i The lady of the Hon. R. Trevor Hampden, Esq., joint postmastergeneral. [Ed.]

You will smile when I tell you that t'other day a party went to Westminster-abbey, and among the rest saw the ragged regiment. They inquired the names of the figures. “I don't know them,” said the man, “but if Mr. Walpole was here he could tell you every one.” Adieu! I expect Mr. John and you with impatience.

Yours ever.


Strawberry-hill, July 5, 1761, You are a pretty sort of a person to come to one's house and get sick, only to leave an excuse for not returning to it.

Your departure is so abrupt, that I don't know but I may expect to find that Mrs. Jane Truebridge, whom you commend so much, and call Mrs. Mary, will prove Mrs. Hannah. Mrs. Clive is still more disappointed; she had proposed to play at quadrille with

you from dinner till supper, and to sing old Purcell to you from supper to breakfast next morning. If you cannot trust

yourself from Great worth for a whole fortnight, how will you

do in Ireland for six months ? Remember all my preachments, and never be in spirits at supper. Seriously, I am sorry you are out of order, but am alarmed for you at Dublin, and though all the bench of bishops should quaver Purcell's hymns, don't let them warble you into a pint of wine. I wish you were going among catholic prelates who would deny you the cup. Think of me and resist temptation. Adieu !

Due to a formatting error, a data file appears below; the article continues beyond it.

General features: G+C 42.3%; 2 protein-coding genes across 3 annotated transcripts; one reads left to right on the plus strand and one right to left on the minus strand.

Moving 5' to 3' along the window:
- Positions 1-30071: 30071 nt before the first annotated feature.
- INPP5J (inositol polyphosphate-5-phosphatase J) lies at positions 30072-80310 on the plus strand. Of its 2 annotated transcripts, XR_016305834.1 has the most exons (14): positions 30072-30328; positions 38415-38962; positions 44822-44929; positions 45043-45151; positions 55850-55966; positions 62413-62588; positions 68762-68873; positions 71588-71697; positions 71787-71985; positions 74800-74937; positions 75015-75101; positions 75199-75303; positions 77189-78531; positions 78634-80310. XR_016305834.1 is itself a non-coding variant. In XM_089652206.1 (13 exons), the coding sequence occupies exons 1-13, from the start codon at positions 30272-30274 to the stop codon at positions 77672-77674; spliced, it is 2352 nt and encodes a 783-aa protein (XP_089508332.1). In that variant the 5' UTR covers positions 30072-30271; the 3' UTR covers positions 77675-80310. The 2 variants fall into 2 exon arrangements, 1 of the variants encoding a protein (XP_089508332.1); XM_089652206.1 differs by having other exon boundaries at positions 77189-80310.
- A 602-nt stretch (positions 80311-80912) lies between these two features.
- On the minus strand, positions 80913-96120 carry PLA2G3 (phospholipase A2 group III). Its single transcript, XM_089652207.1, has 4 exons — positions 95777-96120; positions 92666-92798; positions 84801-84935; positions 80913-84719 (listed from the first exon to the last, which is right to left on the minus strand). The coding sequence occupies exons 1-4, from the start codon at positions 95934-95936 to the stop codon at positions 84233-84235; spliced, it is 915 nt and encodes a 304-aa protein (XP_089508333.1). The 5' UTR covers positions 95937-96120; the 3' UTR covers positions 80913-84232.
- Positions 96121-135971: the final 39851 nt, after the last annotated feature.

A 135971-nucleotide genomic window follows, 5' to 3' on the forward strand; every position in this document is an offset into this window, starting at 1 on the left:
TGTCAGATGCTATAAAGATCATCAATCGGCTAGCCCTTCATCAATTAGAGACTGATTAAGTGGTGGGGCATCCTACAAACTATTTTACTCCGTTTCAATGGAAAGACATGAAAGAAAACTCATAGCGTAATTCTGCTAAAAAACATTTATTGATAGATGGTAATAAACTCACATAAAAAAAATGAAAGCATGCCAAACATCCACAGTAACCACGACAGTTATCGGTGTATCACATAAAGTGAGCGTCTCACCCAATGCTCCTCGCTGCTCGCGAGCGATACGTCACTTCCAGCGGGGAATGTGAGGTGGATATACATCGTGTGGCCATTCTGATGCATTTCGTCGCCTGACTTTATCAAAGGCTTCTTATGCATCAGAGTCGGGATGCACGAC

Yours ever.


Strawberry-hill, July 5, 1761. MY DEAR LORD,

I cannot live at Twickenham and not think of you: I have long wanted to write, and had nothing to tell you. My lady D. seems to have lost her sting; she has neither blown up a house nor a quarrel since you departed. Her wall, contiguous to you, is built, but so precipitate and slanting, that it seems hurrying to take water. I hear she grows sick of her undertakings. We have been ruined by deluges; all the country was under water. Lord Holderness's new fossel was beaten in for several yards : this tempest was a little beyond the dew of Hermon that fell on the hill of Sion.

I have been in still more danger by water: my parroquet was on my shoulder as I was feeding my gold-fish, and flew into the middle of the pond : I was very near being the Nouvelle Eloise, and tumbling in after him ; but with much ado I ferried him out with my hat.

Lord E*** has had a fit of apoplexy; your brother Charles ? a bad return of his old complaint ; and lord Melcomb has tumbled down the kitchen stairs, and — waked himself.